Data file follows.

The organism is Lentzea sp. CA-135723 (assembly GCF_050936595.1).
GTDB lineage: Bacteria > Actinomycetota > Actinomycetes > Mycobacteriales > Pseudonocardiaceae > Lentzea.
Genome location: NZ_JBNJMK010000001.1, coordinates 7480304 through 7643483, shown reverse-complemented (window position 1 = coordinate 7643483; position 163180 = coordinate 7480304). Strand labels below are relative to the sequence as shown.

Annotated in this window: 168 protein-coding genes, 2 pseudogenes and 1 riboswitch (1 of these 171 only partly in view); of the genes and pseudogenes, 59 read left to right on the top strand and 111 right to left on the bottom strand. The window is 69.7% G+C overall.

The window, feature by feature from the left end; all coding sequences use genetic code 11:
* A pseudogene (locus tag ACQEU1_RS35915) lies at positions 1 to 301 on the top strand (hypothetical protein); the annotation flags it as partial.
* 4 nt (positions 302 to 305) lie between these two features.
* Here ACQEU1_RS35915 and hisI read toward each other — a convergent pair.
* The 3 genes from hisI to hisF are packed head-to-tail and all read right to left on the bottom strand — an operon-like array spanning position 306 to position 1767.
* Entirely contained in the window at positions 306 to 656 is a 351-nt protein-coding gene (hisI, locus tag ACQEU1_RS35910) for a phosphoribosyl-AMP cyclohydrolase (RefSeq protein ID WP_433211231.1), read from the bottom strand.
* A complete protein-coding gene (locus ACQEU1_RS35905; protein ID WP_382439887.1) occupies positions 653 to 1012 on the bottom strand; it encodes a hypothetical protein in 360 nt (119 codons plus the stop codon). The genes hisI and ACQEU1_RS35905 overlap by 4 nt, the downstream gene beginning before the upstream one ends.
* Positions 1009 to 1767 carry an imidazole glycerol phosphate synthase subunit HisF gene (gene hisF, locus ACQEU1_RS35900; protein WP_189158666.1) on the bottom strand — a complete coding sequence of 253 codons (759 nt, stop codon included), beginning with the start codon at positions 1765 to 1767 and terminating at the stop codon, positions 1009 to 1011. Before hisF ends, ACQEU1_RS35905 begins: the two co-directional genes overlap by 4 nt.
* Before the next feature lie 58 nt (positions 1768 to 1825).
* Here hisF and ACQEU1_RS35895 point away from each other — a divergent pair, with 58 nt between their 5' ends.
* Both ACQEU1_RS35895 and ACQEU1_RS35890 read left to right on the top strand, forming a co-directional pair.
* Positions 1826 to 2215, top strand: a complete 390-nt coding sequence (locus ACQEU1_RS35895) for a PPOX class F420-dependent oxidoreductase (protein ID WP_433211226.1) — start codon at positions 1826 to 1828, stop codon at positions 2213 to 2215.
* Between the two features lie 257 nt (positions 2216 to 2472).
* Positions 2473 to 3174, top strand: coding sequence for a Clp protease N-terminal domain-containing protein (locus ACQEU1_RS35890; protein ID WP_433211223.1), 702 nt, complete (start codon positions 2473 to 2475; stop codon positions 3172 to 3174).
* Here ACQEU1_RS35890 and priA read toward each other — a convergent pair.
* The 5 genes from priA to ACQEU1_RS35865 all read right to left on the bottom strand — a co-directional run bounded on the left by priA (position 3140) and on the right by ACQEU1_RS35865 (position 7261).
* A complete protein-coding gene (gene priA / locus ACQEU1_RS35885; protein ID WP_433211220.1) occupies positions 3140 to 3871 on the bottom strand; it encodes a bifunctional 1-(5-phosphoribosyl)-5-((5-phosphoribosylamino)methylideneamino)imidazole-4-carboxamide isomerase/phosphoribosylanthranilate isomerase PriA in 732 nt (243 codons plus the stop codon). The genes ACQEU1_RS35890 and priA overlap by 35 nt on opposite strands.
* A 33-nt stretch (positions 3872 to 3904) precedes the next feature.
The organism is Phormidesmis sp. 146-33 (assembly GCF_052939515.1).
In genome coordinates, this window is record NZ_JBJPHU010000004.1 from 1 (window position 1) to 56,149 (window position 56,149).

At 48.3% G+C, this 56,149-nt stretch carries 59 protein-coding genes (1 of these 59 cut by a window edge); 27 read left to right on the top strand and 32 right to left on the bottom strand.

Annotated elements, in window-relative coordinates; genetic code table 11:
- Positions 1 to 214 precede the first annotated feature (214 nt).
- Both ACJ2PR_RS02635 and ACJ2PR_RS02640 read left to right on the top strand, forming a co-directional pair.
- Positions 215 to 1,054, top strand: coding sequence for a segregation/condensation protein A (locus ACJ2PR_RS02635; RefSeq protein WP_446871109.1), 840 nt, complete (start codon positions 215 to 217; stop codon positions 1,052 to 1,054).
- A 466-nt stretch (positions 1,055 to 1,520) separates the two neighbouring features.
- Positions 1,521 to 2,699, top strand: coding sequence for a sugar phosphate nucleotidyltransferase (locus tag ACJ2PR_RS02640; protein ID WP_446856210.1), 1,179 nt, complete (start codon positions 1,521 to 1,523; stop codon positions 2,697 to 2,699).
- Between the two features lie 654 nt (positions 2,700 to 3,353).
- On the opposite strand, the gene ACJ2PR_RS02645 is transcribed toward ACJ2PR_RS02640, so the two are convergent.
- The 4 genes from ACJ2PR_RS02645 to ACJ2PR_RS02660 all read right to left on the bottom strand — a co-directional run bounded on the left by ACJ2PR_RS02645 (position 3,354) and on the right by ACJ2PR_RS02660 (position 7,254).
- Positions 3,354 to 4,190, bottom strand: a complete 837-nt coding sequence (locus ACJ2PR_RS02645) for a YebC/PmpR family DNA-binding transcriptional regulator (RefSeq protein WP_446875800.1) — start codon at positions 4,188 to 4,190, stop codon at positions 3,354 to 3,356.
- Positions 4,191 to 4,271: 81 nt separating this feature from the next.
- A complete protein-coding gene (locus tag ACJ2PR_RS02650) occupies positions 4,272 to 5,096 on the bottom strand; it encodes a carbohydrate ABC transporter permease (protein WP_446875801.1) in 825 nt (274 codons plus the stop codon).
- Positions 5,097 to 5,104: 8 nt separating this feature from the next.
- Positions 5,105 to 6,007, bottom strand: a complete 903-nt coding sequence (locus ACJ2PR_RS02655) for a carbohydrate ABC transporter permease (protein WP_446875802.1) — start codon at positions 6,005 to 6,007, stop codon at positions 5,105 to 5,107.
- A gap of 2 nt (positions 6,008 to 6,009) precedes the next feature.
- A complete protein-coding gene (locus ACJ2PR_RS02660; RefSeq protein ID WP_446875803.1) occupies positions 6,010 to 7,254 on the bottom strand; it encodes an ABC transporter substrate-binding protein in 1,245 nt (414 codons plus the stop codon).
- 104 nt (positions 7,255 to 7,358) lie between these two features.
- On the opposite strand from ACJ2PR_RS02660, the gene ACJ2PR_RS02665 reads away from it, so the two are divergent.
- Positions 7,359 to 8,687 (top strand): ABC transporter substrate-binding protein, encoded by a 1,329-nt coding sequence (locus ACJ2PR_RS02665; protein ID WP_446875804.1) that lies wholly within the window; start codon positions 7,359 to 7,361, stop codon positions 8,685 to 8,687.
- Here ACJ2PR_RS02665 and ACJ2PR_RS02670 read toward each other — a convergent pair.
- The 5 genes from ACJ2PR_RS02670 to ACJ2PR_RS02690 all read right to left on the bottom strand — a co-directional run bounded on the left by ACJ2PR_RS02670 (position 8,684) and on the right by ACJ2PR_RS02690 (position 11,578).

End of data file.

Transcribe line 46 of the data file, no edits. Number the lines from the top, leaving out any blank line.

- The 5 genes from ACJ2PR_RS02670 to ACJ2PR_RS02690 all read right to left on the bottom strand — a co-directional run bounded on the left by ACJ2PR_RS02670 (position 8,684) and on the right by ACJ2PR_RS02690 (position 11,578).